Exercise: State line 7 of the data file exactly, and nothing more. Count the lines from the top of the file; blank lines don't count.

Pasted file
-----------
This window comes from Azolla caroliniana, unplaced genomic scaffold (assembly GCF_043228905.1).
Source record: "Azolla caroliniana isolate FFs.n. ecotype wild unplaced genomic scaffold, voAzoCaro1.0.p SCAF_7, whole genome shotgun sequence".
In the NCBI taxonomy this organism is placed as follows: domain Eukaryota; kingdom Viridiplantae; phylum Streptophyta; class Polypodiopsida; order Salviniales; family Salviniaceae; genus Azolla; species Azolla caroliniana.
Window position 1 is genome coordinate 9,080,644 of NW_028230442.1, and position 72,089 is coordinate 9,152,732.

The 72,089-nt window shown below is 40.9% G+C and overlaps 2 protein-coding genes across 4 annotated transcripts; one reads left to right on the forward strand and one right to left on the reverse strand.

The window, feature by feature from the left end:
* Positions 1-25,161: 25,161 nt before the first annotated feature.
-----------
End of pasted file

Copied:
* Positions 1-25,161: 25,161 nt before the first annotated feature.